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RE: [call for comments] ma:compression vs. ma:coding vs. ma:encoding

From: Evain, Jean-Pierre <evain@ebu.ch>
Date: Wed, 28 Apr 2010 14:26:12 +0200
To: 'Silvia Pfeiffer' <silviapfeiffer1@gmail.com>, Daniel Park <soohongp@gmail.com>
CC: "public-media-annotation@w3.org" <public-media-annotation@w3.org>
Message-ID: <7D1656F54141C042A1B2556AE5237D60010CD0588B34@GVAMAIL.gva.ebu.ch>
I have personally problems with MIME types.

Taking the video  example MIME type are a mix of video compression (unprecise) formats and wrapper formats (incomplete list anyway):

http://www.iana.org/assignments/media-types/video/


The same problem with audio compression.

Unless for specific applications for which users have taken the burden to register the types, I stop at the higher level like audio, video, application. Of course AV content is only covered through wrappers (under video), which is another ambiguity of MIME types.  This is also why I prefer to use file format as the attribute to qualify wrappers.

Regards,

Jean-Pierre

From: Silvia Pfeiffer [mailto:silviapfeiffer1@gmail.com]
Sent: mercredi, 28. avril 2010 10:40
To: Daniel Park
Cc: Evain, Jean-Pierre; public-media-annotation@w3.org
Subject: Re: [call for comments] ma:compression vs. ma:coding vs. ma:encoding

Is it for specifying a codec or more than that?
If a codec, then why not use the codec parameters of the mime types in ma:mimetype?
If more - how are you going to specify them? Is there standard vocabulary?

Cheers,
Silvia.
On Wed, Apr 28, 2010 at 5:49 PM, Daniel Park <soohongp@gmail.com<mailto:soohongp@gmail.com>> wrote:
Folks,

Given the comment below:
"ma:compression" Have you considered calling it ma:coding instead? One may wish to use a coding of a resource for purposes other than compression (e.g. fast random access, low memory footprint, minimal CPU usage, etc.) and in some cases the coding might cause the representation to be bigger than the source.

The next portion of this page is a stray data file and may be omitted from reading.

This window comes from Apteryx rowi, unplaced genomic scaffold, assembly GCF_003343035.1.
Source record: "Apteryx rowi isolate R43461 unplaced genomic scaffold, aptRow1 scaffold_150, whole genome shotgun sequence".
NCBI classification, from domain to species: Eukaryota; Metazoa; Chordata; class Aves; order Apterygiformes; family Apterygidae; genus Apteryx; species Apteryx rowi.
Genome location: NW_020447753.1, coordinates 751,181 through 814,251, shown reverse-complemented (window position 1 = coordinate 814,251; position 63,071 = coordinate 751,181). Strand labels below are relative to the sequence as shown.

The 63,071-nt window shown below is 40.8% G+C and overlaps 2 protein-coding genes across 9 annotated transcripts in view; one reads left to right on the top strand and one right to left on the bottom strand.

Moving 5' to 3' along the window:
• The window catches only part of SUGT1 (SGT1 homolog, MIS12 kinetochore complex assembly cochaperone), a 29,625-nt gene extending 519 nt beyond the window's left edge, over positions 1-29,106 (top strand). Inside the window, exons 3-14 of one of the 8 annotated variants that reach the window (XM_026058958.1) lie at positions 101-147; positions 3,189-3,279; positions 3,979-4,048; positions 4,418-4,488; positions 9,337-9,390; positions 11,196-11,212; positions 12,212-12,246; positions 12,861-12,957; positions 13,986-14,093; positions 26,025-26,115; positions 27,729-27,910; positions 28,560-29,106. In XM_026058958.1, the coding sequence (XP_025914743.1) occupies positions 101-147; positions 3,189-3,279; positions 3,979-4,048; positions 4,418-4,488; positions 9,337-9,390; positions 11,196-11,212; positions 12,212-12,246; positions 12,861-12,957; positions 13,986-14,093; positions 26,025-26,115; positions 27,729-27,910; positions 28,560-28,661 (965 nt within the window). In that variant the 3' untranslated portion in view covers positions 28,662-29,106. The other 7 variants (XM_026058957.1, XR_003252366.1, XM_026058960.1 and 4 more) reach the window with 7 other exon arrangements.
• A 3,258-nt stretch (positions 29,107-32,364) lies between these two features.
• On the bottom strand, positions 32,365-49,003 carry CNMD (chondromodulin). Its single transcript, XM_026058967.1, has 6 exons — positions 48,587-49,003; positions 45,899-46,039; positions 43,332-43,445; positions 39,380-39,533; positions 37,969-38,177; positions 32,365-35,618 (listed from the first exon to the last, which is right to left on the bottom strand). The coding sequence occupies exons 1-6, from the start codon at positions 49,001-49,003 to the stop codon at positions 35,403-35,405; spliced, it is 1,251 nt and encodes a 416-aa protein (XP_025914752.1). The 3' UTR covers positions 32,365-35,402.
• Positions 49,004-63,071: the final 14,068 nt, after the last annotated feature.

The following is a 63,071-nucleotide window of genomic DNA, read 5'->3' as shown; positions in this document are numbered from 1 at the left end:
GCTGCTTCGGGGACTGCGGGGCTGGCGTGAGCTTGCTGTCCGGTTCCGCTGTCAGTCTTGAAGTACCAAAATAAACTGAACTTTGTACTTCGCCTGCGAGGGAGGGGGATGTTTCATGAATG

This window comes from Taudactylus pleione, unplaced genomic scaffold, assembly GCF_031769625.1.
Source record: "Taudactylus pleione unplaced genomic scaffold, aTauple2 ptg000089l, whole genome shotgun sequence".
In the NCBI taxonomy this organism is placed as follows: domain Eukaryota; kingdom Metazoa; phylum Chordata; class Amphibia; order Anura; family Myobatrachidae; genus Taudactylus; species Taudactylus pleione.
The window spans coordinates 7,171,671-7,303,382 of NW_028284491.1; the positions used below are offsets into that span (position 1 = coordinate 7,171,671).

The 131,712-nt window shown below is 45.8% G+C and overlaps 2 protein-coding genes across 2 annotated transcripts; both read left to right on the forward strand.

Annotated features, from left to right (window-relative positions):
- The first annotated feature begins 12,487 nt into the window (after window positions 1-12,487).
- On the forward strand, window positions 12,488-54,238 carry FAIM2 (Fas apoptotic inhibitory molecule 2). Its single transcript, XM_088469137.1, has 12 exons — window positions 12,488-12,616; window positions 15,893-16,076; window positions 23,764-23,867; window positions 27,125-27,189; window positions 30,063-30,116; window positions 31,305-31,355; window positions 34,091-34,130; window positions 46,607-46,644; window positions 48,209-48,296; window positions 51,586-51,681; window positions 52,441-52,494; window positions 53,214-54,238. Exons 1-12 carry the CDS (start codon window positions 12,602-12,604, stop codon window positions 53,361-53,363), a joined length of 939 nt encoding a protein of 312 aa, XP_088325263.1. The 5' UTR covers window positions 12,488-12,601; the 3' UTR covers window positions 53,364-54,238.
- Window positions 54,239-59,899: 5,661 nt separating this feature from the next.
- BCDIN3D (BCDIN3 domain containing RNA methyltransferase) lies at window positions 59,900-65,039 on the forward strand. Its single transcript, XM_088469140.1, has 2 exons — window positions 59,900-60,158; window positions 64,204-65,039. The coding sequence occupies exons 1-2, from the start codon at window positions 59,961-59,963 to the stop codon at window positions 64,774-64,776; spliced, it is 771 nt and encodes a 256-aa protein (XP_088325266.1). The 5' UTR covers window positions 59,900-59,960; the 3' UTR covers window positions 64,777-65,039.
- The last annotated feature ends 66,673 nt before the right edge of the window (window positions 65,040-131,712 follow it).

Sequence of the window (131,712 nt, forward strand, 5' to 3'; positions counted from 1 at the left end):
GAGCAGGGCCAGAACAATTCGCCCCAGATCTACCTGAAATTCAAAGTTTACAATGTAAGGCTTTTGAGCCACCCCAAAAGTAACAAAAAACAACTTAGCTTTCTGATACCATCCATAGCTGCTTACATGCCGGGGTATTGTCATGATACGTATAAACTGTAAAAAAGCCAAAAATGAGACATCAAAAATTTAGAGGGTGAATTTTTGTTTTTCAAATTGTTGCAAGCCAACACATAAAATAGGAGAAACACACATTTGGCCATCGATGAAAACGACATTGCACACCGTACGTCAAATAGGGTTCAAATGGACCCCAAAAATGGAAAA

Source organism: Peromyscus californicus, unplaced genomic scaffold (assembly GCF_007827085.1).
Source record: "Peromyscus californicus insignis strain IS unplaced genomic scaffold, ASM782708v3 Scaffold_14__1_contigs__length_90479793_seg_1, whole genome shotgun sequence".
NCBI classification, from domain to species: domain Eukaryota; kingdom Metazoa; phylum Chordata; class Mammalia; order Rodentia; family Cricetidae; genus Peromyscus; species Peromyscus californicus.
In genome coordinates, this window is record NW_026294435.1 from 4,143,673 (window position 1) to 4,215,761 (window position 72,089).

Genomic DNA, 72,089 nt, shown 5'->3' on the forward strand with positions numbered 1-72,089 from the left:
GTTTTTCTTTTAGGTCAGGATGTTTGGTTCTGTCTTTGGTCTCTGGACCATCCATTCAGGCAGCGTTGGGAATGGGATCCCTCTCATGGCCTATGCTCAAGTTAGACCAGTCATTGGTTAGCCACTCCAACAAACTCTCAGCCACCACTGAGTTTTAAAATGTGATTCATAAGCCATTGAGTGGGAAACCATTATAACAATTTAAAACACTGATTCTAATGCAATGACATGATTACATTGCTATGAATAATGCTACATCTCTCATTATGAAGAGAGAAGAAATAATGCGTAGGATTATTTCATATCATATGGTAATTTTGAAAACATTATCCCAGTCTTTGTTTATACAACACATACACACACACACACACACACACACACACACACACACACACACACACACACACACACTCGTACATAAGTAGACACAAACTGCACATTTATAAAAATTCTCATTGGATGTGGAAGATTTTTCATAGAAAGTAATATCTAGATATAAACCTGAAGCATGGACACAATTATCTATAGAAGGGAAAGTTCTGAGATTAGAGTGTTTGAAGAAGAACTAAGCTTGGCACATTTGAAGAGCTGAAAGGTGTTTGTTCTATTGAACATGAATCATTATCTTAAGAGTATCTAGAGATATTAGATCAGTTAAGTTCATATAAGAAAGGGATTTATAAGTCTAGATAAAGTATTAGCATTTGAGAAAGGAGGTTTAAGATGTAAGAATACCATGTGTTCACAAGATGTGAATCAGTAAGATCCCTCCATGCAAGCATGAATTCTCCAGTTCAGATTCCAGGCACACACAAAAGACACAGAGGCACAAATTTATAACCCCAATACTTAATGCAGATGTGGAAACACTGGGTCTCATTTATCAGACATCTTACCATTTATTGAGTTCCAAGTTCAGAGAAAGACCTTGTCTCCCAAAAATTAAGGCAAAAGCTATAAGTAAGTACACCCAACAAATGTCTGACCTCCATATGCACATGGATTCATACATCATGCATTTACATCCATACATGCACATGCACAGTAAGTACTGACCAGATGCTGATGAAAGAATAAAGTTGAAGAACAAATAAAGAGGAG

We'd see your opinions which might be good selection for our property.
Please reply to me quickly. (Due is strictely today)

[1] ma:compression
[2] ma:coding
[3] ma:encoding



Daniel
On Tue, Apr 27, 2010 at 12:28 AM, Evain, Jean-Pierre <evain@ebu.ch<mailto:evain@ebu.ch>> wrote:
Hi Daniel,

In EBU, we use 'compression' or 'encoding' .(not coding)

Regards, JP


From: Daniel Park [mailto:soohongp@gmail.com<mailto:soohongp@gmail.com>]
Sent: lundi, 26. avril 2010 17:07
To: Evain, Jean-Pierre
Subject: Re: Ontology definition

JP,

I'd ask your opinion on the comment below:

"ma:compression" Have you considered calling it ma:coding instead? One may wish to use a coding of a resource for purposes other than compression (e.g. fast random access, low memory footprint, minimal CPU usage, etc.) and in some cases the coding might cause the representation to be bigger than the source.
What do you think ? Please feedback quickly...


Thanks in advance,

Daniel
2010/4/26 Evain, Jean-Pierre <evain@ebu.ch<mailto:evain@ebu.ch>>